February 14, 2011
The love affair between Robert and Clara Schumann was ill-fated from the beginning. Clara was the daughter of a renowned piano teacher and a child prodigy due to her ambitious father and daily lessons in piano, violin, singing, harmony, composition and counterpoint. She met her future husband when he came to study under her father in 1830. Robert was a gifted pianist and composer. He proposed to Clara in 1837, but unfortunately her father withheld his consent for three years. Finally in 1840 they married, one day before Clara's 21st birthday and went on to have 8 children together. Their lives were very tumultuous, riddled with mental illness, but Clara's resilience shone through as she brought up her children alone by giving recitals all over Europe while burnishing her late husband's reputation as a composer.

This letter was Clara's response to Robert's marriage proposal.

To Robert Schumann
Sent from Leipzig, 15 August 1837

You require but a simple 'Yes'? Such a small word - but such an important one. But should not a heart so full of unutterable love as mine utter this little word with all it's might? I do so and my innermost soul whispers always to you.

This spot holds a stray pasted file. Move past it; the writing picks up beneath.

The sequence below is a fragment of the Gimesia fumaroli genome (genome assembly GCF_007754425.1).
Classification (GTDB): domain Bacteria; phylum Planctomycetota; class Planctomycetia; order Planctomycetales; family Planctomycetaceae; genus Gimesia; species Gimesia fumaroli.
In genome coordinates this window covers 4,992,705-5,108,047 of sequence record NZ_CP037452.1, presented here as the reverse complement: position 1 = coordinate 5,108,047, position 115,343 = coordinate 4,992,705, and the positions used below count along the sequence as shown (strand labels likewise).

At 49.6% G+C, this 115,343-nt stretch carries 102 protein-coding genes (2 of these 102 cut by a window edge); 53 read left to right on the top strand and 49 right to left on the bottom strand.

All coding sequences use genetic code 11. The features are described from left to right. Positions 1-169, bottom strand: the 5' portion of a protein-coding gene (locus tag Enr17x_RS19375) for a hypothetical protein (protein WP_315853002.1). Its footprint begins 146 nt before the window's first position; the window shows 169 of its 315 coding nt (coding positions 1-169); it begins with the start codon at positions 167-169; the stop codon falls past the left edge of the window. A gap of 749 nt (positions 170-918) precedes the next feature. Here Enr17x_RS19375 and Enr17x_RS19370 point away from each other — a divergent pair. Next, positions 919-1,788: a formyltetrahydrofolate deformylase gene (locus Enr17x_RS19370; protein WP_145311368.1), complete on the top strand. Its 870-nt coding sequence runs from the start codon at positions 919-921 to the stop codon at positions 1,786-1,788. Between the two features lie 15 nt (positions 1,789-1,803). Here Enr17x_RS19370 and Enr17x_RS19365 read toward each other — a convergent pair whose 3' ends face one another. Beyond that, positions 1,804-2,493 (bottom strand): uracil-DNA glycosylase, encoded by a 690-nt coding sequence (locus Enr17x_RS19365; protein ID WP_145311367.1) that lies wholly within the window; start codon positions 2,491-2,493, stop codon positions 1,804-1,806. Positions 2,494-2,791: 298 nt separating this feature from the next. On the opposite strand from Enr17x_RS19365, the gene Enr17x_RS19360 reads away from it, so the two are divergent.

The sorrows of my heart, the many tears, could I depict them to you - oh no! Perhaps fate will ordain that we see each other soon and then - your intention seems risky to me and yet a loving heart does not take much count of dangers. But once again I say to you 'Yes'. Would God make my eighteenth birthday a day of woe? Oh no! that would be too horrible. Besides I have long felt 'it must be', nothing in the world shall persuade me to stray from what I think right and I will show my father that the youngest of hearts can also be steadfast in purpose.

Your Clara

I happened to come across another beautiful love letter posted by the Art of Manliness - written by a man on the eve of battle. Check it out.

Excerpt taken from "Love Letters of Great Women" edited by Ursula Doyle, St. Martin's Press


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